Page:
Information published on Twitter – or tweets as I believe they are called – cannot be considered as private according to a ruling from the Press Complaints Commission.
The Commission cleared the Daily Mail and the Independent on Sunday of breaching privacy guidelines by publishing the contents of tweets posted by a civil servant.
Scot Sarah Baskerville, a Department for Transport employee, brought the complaint after the two newspapers published details of her tweets last November. Baskerville had described a course leader as “mental” and posted links to tweets attacking government “spin” and Whitehall waste.
Baskerville claimed that she had a reasonable expectation of privacy, as she had intended her remarks to be read only by her 700 Twitter followers. The newspapers defended the case by arguing that the messages had been placed in the public domain and could be read by anyone.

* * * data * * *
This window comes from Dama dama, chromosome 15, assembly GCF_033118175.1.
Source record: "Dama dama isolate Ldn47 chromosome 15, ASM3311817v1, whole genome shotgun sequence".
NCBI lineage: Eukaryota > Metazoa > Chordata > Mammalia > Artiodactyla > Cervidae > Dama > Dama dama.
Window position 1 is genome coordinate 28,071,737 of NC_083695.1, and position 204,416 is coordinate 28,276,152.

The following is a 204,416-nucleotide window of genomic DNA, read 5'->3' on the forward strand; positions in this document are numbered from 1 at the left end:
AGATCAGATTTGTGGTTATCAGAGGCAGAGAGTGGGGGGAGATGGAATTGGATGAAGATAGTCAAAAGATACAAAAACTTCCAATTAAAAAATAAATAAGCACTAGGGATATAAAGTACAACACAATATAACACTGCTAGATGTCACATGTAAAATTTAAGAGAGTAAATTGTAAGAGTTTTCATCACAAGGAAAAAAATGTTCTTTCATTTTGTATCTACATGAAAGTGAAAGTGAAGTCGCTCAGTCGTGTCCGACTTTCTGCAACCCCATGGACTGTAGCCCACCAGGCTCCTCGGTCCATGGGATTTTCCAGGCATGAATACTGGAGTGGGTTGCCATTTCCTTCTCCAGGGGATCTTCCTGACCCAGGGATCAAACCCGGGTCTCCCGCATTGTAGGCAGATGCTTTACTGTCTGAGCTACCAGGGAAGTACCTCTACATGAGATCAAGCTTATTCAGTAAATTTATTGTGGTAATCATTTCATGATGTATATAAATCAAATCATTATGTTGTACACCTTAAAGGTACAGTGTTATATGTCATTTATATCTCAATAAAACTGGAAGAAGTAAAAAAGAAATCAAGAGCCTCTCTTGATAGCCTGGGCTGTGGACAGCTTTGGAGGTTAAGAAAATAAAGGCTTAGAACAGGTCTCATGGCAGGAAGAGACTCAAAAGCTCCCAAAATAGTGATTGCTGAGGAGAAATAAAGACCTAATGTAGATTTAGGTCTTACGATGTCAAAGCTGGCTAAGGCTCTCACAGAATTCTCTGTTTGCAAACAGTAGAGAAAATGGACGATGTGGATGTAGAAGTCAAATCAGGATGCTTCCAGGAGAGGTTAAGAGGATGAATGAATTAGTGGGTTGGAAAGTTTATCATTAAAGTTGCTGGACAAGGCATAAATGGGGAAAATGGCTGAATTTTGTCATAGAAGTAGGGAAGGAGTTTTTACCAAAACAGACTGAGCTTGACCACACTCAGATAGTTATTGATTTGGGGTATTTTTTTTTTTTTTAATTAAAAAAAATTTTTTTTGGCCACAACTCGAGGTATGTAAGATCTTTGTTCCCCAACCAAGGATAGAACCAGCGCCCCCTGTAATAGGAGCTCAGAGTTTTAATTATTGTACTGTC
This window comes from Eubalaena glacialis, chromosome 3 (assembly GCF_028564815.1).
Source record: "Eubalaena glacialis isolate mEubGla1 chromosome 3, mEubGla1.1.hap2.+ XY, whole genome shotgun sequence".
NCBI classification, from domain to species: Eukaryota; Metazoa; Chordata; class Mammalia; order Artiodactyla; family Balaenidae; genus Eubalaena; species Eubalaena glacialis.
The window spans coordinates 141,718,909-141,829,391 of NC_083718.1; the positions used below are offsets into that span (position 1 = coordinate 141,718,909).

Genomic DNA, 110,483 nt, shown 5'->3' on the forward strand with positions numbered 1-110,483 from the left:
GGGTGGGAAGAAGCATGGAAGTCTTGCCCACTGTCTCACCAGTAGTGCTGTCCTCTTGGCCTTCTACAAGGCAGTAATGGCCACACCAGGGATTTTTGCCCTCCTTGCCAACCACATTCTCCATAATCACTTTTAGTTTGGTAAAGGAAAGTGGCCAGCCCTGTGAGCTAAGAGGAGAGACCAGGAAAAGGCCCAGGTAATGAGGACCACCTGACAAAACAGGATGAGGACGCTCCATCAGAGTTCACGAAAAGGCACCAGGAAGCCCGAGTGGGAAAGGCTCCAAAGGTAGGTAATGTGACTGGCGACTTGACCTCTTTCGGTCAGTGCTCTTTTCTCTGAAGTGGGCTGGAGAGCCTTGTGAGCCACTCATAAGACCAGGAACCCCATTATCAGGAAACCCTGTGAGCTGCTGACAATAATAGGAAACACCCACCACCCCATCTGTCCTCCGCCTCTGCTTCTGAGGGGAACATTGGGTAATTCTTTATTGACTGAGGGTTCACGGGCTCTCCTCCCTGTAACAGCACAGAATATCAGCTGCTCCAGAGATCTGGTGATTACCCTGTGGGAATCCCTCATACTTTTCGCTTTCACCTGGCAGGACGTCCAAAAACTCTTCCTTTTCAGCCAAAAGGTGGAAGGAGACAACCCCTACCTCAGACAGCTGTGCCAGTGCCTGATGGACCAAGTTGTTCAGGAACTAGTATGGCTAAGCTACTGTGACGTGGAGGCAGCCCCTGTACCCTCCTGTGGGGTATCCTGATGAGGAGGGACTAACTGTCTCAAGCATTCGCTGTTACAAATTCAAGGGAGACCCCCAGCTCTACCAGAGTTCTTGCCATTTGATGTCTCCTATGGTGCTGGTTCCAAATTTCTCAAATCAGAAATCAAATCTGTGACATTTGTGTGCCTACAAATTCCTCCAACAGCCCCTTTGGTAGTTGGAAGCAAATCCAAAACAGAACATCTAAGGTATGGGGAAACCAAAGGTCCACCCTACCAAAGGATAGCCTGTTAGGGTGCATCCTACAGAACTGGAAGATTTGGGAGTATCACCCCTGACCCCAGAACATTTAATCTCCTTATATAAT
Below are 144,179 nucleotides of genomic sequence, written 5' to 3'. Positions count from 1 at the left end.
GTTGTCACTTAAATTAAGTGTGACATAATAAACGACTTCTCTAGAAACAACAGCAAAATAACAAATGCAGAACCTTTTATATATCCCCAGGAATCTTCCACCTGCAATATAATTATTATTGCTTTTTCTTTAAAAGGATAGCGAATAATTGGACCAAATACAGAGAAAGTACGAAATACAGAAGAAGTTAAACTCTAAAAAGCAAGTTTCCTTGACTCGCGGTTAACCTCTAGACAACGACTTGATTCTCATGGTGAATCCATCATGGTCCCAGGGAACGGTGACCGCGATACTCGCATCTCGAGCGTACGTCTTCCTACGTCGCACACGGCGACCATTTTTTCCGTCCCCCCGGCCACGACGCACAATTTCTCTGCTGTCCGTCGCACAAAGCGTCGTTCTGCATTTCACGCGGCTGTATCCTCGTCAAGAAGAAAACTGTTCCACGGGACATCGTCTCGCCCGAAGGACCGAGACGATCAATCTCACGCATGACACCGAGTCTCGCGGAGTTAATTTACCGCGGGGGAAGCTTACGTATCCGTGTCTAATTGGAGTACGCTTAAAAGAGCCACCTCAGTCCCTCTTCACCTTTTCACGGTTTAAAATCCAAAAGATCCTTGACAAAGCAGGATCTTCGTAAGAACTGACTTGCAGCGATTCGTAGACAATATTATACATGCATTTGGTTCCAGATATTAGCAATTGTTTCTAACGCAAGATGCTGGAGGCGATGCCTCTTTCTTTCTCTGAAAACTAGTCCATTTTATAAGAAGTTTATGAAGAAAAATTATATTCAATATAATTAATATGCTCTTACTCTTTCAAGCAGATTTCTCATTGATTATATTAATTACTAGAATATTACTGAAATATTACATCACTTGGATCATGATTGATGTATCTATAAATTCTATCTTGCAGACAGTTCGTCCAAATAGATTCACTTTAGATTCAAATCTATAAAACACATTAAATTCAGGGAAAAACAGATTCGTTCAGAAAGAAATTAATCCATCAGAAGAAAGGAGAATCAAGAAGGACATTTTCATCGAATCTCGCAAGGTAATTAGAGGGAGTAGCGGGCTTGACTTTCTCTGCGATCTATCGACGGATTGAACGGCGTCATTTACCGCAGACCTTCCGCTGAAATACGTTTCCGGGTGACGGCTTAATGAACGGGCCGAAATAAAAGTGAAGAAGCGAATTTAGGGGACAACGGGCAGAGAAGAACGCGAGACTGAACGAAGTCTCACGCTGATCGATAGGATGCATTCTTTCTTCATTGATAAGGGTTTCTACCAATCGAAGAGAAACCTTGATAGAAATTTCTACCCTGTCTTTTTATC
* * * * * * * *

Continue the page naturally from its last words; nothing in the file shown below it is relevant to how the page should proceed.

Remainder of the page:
The PCC sided with the newspapers, ruling that the potential audience for Ms Baskerville’s tweets was much wider than her followers, because each message could be forwarded on to others.
This was the first time that the PCC had dealt with a case involving Twitter, and it therefore sets a precedent. Stephen Abell, Director of the PCC, stressed the ruling’s importance.
“As more and more people make use of such social media to publish material related to their lives, the commission is increasingly being asked to make judgements about what can legitimately be described as private information,” he said.
“In this case, the commission decided that re-publication of material by national newspapers, even though it was originally intended for a smaller audience, did not constitute a privacy intrusion.”
Once again the message from this case is to be careful what you say when you are online. You never know who might be watching.
Tweets are now officially fair game for newspapers – so be very careful with those 140 characters.